Burden on party seeking to modify child support. — In a petition to modify the amount of child support, the burden of proof is on the moving party to satisfy the court that the circumstances have so changed as to justify the modification. Spingola v. Spingola, 1978-NMSC-045, 91 N.M. 737, 580 P.2d 958; Schuermann v. Schuermann, 1980-NMSC-027, 94 N.M. 81, 607 P.2d 619.

Presumption favors reasonableness of original decree. — Every presumption is in favor of the reasonableness of the original decree in a proceeding to modify a provision for the custody of minor children. Schuermann v. Schuermann, 1980-NMSC-027, 94 N.M. 81, 607 P.2d 619.

Issue presented by petition to modify. — The issue before any trial court on a petition to modify the amount of child support payments is whether there has been a showing of a change in circumstances that is substantial. Smith v. Smith, 1982-NMSC-088, 98 N.M. 468, 649 P.2d 1381.

Burden of proof is on the petitioner to satisfy the trial court that the circumstances have substantially changed, thereby justifying the requested modification. Smith v. Smith, 1982-NMSC-088, 98 N.M. 468, 649 P.2d 1381.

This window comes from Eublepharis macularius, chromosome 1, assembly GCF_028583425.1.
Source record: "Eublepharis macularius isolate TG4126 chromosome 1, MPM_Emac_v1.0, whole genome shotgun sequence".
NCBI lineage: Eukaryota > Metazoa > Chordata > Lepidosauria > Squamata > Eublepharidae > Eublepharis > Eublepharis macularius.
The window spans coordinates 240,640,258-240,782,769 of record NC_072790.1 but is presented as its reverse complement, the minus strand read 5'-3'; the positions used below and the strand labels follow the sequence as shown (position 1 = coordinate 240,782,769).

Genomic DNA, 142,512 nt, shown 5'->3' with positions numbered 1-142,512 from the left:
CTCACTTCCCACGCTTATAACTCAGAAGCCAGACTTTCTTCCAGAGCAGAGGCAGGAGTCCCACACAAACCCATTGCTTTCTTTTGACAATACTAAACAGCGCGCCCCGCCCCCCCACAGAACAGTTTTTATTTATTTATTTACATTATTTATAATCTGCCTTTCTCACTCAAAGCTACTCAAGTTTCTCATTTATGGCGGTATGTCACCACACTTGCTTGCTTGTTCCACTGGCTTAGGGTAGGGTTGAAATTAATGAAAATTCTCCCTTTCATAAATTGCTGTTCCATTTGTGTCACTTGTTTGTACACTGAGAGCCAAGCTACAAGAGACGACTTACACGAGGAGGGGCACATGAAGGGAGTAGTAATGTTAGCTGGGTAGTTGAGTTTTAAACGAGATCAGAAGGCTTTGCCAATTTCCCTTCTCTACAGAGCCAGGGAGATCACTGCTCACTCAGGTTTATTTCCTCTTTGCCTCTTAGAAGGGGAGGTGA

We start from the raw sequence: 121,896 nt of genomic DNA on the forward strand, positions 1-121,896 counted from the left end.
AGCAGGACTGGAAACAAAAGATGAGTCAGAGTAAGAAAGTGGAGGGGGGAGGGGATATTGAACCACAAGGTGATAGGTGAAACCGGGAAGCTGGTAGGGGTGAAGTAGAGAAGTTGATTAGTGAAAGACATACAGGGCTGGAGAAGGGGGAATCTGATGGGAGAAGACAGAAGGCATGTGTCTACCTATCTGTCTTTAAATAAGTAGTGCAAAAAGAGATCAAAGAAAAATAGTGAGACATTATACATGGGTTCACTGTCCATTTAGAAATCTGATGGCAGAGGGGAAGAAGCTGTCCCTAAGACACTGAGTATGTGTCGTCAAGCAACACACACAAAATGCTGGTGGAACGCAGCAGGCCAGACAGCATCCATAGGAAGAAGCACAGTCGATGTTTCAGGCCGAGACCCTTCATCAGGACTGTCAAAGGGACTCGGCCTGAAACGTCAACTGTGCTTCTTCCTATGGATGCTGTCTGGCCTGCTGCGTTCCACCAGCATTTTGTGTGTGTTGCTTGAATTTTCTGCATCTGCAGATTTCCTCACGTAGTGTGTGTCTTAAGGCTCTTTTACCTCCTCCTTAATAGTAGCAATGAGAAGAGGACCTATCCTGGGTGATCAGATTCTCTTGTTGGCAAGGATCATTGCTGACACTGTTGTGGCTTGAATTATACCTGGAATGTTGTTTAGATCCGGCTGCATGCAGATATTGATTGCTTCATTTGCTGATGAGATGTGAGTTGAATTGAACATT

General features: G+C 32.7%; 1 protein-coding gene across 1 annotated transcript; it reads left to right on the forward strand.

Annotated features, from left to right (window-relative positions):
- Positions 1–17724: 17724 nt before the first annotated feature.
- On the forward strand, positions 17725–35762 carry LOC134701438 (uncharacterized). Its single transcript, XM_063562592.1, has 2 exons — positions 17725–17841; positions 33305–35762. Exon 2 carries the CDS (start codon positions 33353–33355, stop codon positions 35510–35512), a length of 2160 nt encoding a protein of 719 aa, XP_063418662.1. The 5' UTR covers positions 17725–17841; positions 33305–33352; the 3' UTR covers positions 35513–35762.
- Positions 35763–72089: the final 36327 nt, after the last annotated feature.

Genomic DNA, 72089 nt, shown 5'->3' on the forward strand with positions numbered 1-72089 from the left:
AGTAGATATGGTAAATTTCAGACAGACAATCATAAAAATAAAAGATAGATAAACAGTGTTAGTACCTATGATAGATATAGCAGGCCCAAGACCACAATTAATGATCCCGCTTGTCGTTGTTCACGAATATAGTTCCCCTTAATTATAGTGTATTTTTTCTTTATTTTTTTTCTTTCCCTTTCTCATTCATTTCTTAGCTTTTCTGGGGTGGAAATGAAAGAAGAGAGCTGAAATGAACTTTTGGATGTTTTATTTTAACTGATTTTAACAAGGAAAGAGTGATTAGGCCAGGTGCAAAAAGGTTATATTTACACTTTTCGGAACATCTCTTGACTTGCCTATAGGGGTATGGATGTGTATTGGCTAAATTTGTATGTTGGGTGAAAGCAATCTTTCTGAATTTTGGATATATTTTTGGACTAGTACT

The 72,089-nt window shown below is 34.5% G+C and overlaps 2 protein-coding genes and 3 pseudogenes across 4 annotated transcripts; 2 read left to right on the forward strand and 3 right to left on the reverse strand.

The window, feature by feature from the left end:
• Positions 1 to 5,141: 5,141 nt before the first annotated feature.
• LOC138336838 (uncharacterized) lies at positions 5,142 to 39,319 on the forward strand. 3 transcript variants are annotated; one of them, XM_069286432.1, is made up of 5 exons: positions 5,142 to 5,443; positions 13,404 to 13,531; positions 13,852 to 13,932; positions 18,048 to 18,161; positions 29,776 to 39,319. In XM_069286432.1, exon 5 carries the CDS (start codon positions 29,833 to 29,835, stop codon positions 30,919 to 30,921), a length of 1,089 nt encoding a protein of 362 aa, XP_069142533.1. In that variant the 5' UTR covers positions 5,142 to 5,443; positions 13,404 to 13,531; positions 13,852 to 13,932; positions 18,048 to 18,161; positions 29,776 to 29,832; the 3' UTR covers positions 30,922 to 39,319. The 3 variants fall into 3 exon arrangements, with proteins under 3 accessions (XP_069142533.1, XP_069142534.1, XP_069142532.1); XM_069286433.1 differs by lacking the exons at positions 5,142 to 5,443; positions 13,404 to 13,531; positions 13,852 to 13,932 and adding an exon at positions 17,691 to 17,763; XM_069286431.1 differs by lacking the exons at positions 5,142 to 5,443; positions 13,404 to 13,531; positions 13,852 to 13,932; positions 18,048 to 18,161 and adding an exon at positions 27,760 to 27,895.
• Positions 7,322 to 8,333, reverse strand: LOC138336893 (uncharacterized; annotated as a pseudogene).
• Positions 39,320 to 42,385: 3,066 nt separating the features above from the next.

Retroactive application of increase. — A child support increase should not apply retroactively where the trial court is dealing with present needs. Chavez v. Chavez, 1982-NMSC-104, 98 N.M. 678, 652 P.2d 228.

Change must be substantial. — There must be a substantial change of circumstances to warrant a modification of child support occurring subsequent to the adjudication of the previous award. Chavez v. Chavez, 1982-NMSC-104, 98 N.M. 678, 652 P.2d 228.